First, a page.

Beckley v. State

Annotate this Case

353 So. 2d 542 (1977)

Sammy BECKLEY, alias Sammy Lee Beckley v. STATE.

6 Div. 583.

Court of Criminal Appeals of Alabama.

December 20, 1977.

*543 John H. England, Jr., of Forte, England & Bivens, Tuscaloosa, for appellant.

William J. Baxley, Atty. Gen., and Eugenia D. B. Hofammann, Asst. Atty. Gen., for the State.

BOWEN, Judge.

In August of 1974 the Grand Jury of Tuscaloosa County indicted the appellant for rape. This court reversed the appellant's first conviction for this crime due to an irregularity in the Tuscaloosa County juror selection process. See Beckley v. State, Ala.Cr.App., 342 So. 2d 1330 (1976). On retrial the appellant was again convicted and sentenced to a term of one hundred fifty years imprisonment.[1] Before the appellant was retried, the victim of the rape died. Therefore her recorded testimony in the first trial was read to the second jury.

On December 3, 1971, the eighty-three year old victim, who lived alone in Tuscaloosa, Alabama, was at home listening to the radio. She had latched the screen doors to the front and back porches of her house and was fully clad lying across the bed in her bedroom. Suddenly a man leaped on top of her while another man proceeded to rummage through and ransack her belongings. She could see neither the man who raped her nor the other intruder well enough to identify either of them, but did notice that the rapist was wearing glasses.

The rapist and his accomplice left the house in a ransacked condition; the victim's clothes were torn and her face taped with adhesive tape. A jar of vaseline and a roll of tape were found near or on the victim's bed. Two sets of footprints were found in *544 the house. A light bulb from the back porch "drop cord light" was missing.

A physical examination conducted the night this incident occurred revealed that the victim sustained severe swelling and redness of the labia and of the large lips on the outside of the female organs and multiple minor lacerations; also slight bleeding, generalized tenderness in the area of the vagina, and small cuts on the vaginal wall itself were detected.

In a statement given to police officers, the appellant blamed his companion, a Robert Lewis for the rape and disclaimed any willing participation in the venture. He stated that on the night he and Lewis entered the victim's home he was dressed entirely in black and was wearing "shades", and he further stated that Lewis did not have glasses on. The appellant admitted having unscrewed the light bulb to the back porch light and having touched various other articles on which his fingerprints might have been found. He maintained that he was checking out the windows in various rooms of the house to make sure their presence had not been observed by any neighbors. In his statement the appellant alleged that Lewis must have previously been inside the house because they entered through the front door. The appellant stated that Lewis had already raped the victim before he got there and although Lewis attempted to get the appellant to "mess with that old lady", the appellant refused. At trial no defense was offered.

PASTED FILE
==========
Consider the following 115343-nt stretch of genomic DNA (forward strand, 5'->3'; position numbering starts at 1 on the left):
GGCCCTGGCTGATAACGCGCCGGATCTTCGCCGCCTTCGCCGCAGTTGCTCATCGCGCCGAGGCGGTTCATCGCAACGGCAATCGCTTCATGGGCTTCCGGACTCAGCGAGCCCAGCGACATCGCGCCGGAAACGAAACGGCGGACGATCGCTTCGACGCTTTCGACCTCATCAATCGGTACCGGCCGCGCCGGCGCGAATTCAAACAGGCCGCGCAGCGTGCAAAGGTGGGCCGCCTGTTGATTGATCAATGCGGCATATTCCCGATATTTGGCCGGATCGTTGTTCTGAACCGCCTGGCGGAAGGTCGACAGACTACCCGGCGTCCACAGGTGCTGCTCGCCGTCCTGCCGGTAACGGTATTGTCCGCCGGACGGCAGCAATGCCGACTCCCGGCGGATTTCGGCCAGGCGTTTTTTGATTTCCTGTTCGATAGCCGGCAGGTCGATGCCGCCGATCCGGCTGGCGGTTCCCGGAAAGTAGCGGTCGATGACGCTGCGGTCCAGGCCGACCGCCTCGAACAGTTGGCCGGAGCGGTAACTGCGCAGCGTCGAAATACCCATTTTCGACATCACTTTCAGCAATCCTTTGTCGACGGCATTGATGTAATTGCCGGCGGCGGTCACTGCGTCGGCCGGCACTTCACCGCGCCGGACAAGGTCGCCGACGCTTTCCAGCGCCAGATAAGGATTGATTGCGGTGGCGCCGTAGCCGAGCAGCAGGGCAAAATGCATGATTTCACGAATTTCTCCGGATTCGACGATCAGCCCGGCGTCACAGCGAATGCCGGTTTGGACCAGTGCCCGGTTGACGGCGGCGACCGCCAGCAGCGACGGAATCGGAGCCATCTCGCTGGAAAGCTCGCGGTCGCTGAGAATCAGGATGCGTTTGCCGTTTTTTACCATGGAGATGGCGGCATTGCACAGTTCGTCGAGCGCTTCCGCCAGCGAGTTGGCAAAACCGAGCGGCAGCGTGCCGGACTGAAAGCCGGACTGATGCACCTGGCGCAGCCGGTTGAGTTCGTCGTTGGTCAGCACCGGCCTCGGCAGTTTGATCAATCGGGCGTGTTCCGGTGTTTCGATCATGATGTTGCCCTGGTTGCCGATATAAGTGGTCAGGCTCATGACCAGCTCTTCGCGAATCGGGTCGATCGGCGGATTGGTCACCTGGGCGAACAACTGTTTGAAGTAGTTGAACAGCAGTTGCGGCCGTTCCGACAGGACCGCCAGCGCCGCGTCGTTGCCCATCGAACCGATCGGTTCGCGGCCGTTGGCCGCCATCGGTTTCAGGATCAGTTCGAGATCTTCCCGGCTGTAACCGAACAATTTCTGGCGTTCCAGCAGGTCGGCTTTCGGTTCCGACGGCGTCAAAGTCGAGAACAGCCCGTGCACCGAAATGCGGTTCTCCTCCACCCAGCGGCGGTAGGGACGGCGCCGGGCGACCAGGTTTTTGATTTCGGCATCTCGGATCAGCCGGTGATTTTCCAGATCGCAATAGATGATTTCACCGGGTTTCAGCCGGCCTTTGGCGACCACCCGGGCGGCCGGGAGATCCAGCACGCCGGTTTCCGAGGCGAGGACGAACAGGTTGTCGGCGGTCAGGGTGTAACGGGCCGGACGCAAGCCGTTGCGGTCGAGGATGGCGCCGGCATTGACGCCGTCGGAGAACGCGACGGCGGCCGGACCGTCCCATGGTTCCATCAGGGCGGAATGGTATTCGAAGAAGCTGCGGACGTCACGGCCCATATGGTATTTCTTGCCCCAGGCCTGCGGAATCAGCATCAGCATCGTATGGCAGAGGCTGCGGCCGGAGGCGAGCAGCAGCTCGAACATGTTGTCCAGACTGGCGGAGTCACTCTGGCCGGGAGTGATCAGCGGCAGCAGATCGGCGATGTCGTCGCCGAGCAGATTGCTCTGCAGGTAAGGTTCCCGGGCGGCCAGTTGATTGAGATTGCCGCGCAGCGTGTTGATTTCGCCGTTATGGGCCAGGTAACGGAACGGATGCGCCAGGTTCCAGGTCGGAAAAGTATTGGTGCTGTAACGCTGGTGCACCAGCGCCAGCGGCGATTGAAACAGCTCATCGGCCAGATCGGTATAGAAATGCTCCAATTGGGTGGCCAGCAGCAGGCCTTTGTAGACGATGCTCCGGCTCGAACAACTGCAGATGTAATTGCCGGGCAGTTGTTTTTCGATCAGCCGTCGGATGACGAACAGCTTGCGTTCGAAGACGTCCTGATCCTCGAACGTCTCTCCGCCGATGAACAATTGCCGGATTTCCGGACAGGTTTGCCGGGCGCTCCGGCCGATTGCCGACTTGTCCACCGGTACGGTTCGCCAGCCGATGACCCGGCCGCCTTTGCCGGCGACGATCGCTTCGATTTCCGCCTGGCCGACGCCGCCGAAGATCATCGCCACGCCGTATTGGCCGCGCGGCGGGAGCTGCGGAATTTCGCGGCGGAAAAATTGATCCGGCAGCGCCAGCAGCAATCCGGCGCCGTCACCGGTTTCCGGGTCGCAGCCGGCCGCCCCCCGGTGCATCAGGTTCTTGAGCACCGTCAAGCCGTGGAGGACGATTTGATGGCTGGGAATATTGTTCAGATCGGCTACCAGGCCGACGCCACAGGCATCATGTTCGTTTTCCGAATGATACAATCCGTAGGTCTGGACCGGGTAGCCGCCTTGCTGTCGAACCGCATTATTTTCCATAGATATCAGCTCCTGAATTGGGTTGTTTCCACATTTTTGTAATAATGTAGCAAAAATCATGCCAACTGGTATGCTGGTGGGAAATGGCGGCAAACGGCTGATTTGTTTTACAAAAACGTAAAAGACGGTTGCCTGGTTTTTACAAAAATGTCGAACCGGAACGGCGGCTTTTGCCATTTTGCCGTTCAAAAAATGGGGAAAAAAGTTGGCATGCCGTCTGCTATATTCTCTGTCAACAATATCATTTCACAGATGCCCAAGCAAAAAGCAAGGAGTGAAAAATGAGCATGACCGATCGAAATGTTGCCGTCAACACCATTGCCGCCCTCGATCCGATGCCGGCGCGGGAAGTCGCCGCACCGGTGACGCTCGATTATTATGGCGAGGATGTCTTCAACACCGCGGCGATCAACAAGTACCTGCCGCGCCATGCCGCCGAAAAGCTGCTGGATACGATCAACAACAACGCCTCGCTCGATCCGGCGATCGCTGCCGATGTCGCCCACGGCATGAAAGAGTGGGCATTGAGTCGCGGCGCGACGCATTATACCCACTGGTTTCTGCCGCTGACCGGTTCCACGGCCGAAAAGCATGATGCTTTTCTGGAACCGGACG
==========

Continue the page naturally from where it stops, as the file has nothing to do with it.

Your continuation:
Initially the appellant contends that his conviction should be reversed because of the failure of the state to prove penetration.

An essential element of the crime of rape is actual penetration. Liptroth v. State, Ala.Cr.App., 335 So. 2d 683, cert. denied, Ala., 335 So. 2d 688 (1976).

"However, penetration to any particular extent is not required, * * * nor need there be an entering of the vagina or rupturing of the hymen, the entering of the vulva or labia being sufficient; but some degree of entrance of the male organ within the labia pudendum is essential." Thomas v. State, 53 Ala.App. 232, 236, 298 So. 2d 652, 656, cert. denied, 292 Ala. 755, 298 So. 2d 657 (1974) quoting from 75 C.J.S. Rape § 10b p. 472.

Although the fact of penetration must be established beyond a reasonable doubt in order to sustain a conviction for rape, it need not be proved in any particular form of words, and circumstantial evidence may suffice. Anderson v. State, 35 Ala.App. 557, 51 So. 2d 257 (1951). See also 75 C.J.S. Rape § 71 P. 547.

A review of the facts leads us to the conclusion that the state established a prima facie case of rape and that there was sufficient evidence from which the jury could find that the element of penetration was present. A consideration of the victim's testimony that a "heavy body was on top of her", her subsequent complaint of rape, and the nature and location of the injuries she sustained constitute circumstantial evidence of the fact of rape and are inconsistent with any other reasonable conclusion. By the appellant's own admission the victim was raped, though not by him. The admission of the accused in conjunction with the other evidence was sufficient proof of penetration to sustain a conviction for rape. Mora v. State, 74 Tex.Cr. 26, 167 S.W. 344 (1914). Whether there was actual penetration was a question of fact for the jury. Liptroth, supra; Peeples v. State, 50 Ala.App. 626, 282 So. 2d 65 (1973).